So what about the labor market? Longmont itself had about 45,000 people. Not a very large labor market, but if you go out 30 miles in all directions, you pick up part of Boulder, most of Loveland, part of Fort Collins, and a good portion of northern Denver, not to mention Louisville, Lafayette, Broomfield and a host of smaller towns. That labor market is closer to 1,000,000. But what high tech companies need out of their labor market is brains and computer related skills. On their research trips, they realized that local labor markets were driven by strong universities (Stanford, University of California, Harvard, MIT, etc.) Although Colorado was a great place to live, and the education system is strong, there lacked engineering schools teaching the high tech skills. The only one was the Colorado School of Mines. Therefore, Ken and Susan decided to approach the University of Colorado at Boulder to talk to them about what they could specifically do to improve the overall economic outlook of Colorado. At least in part due to these talks, CU now has a strong engineering schools. Other local schools have followed suit, and you can see that CSU is now recognized internationally as one of the top biotech schools in the country.
The next item of importance to high tech companies is cheap power and water. Since the beginning of Longmont, water has been regulated — because of these regulations, the town can continue to safely expand with ample water supply. As long as the mountains have water, so will the town of Longmont. Power in Longmont is the 3rd least expensive along the front range. The same founders of the water regulations saw the need for power and helped build two power plants. Today, these power plants produce enough electricity that there is surplus, which allows for revenue generation, and a lower power cost to the Longmont consumers.
The last item of importance was transportation. The Stapleton Airport at the time was state of the art. I-25 and 287 run north and south, and I-70, I-80, I-40, and Highway 66 run east and west.
Office Park Development
After the research was done, Ken and Susan returned to Silicon Valley to talk to the high tech companies. They did not talk about the sleepy little agricultural city in Colorado. They talked about power and labor market and transportation. They talked about quality of life, the fact it hardly ever rains here, there is clean air or traffic jams. Then they flipped the chart over and compared Colorado to California. Denver became San Francisco, Fort Collins became San Jose and Longmont was right in the middle. The advantage was that California was limited by the ocean to the west and mountains to the east. Colorado was only limited to the west. Companies locating here had room to grow, and grow they did! So did Pratt. Building after building was created, but similar to the housing developments, communities were created, this time for industry. The business parks created by the Pratt family were more than just buildings. They featured curb appeal, and places to walk & gather outside. This is the idea behind the Plaza Convention Center.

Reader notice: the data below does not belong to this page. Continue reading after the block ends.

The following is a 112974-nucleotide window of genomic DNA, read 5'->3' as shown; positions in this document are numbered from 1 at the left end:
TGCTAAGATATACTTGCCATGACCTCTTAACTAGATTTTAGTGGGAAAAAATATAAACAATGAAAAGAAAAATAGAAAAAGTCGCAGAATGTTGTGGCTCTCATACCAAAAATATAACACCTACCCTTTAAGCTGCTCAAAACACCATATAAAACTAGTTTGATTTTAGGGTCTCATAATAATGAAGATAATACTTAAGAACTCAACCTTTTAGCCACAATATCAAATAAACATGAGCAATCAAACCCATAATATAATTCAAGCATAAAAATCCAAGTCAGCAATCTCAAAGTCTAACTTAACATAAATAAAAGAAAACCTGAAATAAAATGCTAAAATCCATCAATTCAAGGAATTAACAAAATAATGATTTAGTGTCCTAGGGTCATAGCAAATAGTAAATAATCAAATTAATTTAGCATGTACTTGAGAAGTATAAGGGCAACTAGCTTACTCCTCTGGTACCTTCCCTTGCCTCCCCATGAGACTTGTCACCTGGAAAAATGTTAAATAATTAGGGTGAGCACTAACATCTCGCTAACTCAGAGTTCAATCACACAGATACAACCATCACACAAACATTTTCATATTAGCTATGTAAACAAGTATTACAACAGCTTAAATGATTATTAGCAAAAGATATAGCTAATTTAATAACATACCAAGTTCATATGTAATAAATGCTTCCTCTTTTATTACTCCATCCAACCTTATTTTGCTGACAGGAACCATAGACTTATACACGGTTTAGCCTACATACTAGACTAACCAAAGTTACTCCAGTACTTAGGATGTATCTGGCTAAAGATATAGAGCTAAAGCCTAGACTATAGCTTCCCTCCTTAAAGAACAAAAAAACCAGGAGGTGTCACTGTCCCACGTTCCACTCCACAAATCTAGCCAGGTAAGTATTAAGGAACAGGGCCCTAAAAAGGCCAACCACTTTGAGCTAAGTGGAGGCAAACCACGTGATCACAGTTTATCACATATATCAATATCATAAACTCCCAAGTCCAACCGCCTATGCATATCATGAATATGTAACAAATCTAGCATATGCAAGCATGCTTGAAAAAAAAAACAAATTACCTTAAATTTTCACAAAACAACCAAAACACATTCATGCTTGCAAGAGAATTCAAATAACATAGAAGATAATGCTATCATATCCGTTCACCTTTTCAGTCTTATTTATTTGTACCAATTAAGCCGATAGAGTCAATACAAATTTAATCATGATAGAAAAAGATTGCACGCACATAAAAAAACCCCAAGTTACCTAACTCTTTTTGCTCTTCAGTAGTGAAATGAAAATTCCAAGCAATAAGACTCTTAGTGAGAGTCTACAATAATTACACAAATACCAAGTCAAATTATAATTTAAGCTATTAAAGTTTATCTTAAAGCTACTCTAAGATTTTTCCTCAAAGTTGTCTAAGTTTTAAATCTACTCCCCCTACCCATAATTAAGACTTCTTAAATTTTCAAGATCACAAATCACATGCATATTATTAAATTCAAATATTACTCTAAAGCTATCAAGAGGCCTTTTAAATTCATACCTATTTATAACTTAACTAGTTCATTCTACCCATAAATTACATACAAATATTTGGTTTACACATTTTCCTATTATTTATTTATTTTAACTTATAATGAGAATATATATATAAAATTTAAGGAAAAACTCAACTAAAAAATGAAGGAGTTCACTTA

With the new buildings, new jobs were created. There became a need for maintenance, landscape and construction divisions of the company. When new business partners brought in people from out of town, there became a need for a hospitality division. The original hotel was built in 1982, and has been through several remodels and major additions over the years. What started as a Raintree Plaza hotel has flown a few different flags over the years, and is now a Best Western Plus.
In 1995 Ken Pratt passed away after a long battle with cancer. Susan continued to grow the business as she does actively to this day! She purchased a ranch in Kremling, built the Village at Burlington and the Village Gardener, which is now Oskar Blues, as well as continuing to build new homes for industry.
At the turn of the century, Pratt owned a little over 2 million square feet of commercial space, employed over 430 team members, ran 2 retail businesses, a cattle ranch, and 2 hotels. In 2005, Pratt Land, a portfolio of 2 million square feet of industrial, commercial, and research space was sold to Circle Capital of Denver. This sale represents the largest sale of its kind in the history of Colorado.
With the 100th anniversary of Pratt doing business in Longmont, the hotel was re-branded to stake a bigger claim for a strong future in hospitality. The restaurant was also refurbished to give credit to the Pratt legacy, by renaming it Harold’s. The Pratt’s still seek more opportunities in Real Estate as they hold properties for rent and are listing properties for sale and/or development. Susan Pratt’s daughter and son-in-law continue to be involved with the day to day operations of all aspects of the company, and hope to maintain this strong legacy for years to come.